Nearly all conventional chicken meat is intentionally contaminated with arsenic
by: Ethan A. Huff
Thursday, September 12, 2013
Following the release of a groundbreaking U.S. Food and Drug Administration (FDA) report back in 2011 indicting roxarsone, the infamous Pfizer-produced arsenical drug, as a high-level contaminant in conventional chicken meat, the drug’s manufacturer voluntarily agreed to pull it off the market, leading many health-conscious individuals to breathe a collective sigh of relief. But a new study recently published in the journal Environmental Health Perspectives (EHP) reveals that inorganic arsenic is still prevalent in virtually all conventional chicken meat, as an arsenical drug similar in composition to roxarsone is still being widely used and fed to conventional chickens.
Entitled “Arsenical Association: Inorganic Arsenic May Accumulate in the Meat of Treated Chickens,” the new study explains how inorganic arsenic (iAs), a known human carcinogen, accumulates in the muscle tissue of chickens treated with arsenical drugs like roxarsone, the official brand name of which is 3-Nitro. The previous assumption was that these organic arsenic compounds pass through chickens unchanged and thus do not pose a considerable threat to human health. But the FDA study revealed quite the opposite when it found that roxarsone is capable of transforming into iAs upon ingestion, where it then accumulates in the edible parts of chickens.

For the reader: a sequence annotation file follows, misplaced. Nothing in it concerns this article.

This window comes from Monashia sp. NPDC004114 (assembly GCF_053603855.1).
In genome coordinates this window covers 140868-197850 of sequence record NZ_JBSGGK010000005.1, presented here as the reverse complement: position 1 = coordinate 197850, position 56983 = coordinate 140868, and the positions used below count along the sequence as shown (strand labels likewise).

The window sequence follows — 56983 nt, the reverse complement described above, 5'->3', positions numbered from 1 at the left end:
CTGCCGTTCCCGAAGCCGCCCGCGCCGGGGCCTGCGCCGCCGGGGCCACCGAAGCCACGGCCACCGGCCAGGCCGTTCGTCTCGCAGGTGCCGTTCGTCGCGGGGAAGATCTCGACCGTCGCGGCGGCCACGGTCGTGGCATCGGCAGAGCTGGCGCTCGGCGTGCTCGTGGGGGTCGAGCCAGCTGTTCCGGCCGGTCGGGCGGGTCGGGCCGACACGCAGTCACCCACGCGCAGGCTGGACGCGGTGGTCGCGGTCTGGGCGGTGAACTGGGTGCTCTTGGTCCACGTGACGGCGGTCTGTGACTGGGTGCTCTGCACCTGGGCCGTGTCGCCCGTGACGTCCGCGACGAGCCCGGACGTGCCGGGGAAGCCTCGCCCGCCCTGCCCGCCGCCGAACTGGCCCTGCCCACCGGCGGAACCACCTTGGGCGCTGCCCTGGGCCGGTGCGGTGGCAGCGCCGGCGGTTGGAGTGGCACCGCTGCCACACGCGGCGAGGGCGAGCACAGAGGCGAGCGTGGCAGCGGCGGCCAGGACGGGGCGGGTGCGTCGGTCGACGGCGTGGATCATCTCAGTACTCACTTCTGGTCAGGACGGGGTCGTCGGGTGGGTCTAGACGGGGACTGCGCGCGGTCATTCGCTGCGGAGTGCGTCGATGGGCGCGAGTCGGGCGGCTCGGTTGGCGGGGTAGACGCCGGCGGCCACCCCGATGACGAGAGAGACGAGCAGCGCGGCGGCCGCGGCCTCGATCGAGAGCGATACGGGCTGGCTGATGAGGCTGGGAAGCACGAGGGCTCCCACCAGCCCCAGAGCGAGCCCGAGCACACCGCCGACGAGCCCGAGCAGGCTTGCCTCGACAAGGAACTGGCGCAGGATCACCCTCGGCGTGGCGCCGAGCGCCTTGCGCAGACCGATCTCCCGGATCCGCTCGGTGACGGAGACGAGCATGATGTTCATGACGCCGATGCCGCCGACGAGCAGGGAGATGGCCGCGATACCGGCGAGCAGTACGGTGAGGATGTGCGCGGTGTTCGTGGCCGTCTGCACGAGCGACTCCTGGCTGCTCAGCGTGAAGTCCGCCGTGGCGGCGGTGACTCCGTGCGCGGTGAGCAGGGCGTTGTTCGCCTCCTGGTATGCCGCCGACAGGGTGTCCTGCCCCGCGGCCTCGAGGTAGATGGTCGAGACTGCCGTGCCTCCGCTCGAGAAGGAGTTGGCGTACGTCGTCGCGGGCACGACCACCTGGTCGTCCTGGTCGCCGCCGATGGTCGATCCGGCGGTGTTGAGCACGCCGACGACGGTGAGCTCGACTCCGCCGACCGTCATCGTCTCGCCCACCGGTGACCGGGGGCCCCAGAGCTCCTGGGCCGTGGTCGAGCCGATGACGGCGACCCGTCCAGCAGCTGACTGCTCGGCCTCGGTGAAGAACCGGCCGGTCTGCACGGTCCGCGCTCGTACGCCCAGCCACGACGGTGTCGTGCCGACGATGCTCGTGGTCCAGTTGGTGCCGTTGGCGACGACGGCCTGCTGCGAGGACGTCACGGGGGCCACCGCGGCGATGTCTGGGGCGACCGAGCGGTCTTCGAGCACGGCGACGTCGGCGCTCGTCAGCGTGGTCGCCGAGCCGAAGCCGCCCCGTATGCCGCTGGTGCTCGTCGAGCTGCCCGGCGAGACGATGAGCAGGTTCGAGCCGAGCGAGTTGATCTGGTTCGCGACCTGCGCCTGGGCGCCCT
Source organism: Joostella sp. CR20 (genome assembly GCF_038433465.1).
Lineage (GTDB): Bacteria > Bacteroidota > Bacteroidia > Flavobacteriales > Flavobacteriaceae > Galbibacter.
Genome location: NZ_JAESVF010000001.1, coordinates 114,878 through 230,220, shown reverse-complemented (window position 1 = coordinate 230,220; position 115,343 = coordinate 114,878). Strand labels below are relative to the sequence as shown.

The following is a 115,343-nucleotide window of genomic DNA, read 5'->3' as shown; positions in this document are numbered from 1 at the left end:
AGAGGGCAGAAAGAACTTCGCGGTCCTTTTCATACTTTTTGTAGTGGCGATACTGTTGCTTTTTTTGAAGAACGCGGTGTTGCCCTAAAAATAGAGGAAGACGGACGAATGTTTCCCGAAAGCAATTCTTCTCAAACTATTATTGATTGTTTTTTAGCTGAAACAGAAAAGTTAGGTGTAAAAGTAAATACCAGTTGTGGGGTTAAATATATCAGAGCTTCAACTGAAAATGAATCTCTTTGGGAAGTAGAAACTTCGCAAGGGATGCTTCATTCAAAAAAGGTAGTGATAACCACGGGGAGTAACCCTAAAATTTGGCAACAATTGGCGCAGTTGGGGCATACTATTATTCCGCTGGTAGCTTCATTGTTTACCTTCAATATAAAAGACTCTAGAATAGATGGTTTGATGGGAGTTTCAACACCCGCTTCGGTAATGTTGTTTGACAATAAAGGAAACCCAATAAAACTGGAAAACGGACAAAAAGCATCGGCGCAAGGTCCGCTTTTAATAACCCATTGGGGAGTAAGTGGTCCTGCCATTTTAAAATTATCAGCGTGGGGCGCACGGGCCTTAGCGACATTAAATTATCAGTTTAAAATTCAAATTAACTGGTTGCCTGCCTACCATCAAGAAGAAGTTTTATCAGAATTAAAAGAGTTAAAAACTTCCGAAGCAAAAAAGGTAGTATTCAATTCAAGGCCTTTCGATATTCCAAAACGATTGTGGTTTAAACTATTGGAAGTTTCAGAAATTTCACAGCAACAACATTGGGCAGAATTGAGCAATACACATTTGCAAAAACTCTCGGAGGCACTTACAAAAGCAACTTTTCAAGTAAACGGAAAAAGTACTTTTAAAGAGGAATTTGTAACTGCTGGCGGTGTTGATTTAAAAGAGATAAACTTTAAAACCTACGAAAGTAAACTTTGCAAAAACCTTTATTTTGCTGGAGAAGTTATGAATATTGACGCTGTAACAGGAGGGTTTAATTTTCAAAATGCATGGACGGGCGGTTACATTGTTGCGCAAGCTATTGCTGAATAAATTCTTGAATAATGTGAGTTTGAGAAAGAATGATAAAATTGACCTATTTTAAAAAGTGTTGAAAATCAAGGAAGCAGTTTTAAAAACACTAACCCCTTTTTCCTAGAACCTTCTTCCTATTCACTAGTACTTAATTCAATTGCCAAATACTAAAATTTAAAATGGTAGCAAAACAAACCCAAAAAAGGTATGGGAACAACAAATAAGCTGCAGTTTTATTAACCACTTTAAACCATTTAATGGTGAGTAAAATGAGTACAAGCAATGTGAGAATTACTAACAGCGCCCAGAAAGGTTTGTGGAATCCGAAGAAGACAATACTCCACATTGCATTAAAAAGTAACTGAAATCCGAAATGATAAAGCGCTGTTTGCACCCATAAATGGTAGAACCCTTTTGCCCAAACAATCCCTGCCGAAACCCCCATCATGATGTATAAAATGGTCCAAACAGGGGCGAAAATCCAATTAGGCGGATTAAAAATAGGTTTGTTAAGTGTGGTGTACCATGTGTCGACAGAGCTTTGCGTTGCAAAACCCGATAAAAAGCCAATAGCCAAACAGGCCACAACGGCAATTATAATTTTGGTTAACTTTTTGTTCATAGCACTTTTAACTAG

Since roxarsone is no longer on the market, many people think that iAs is no longer a major threat in conventional chicken meat. But another lesser-known arsenical drug, nitarsone, is still quietly being used in conventional chicken production in the U.S., as explained in a May 11, 2013, piece published by The New York Times, which means that the threat is still present. For whatever reason, health officials have been slow to take a closer look at nitarsone, which exhibits virtually the same effects as roxarsone in treated chickens.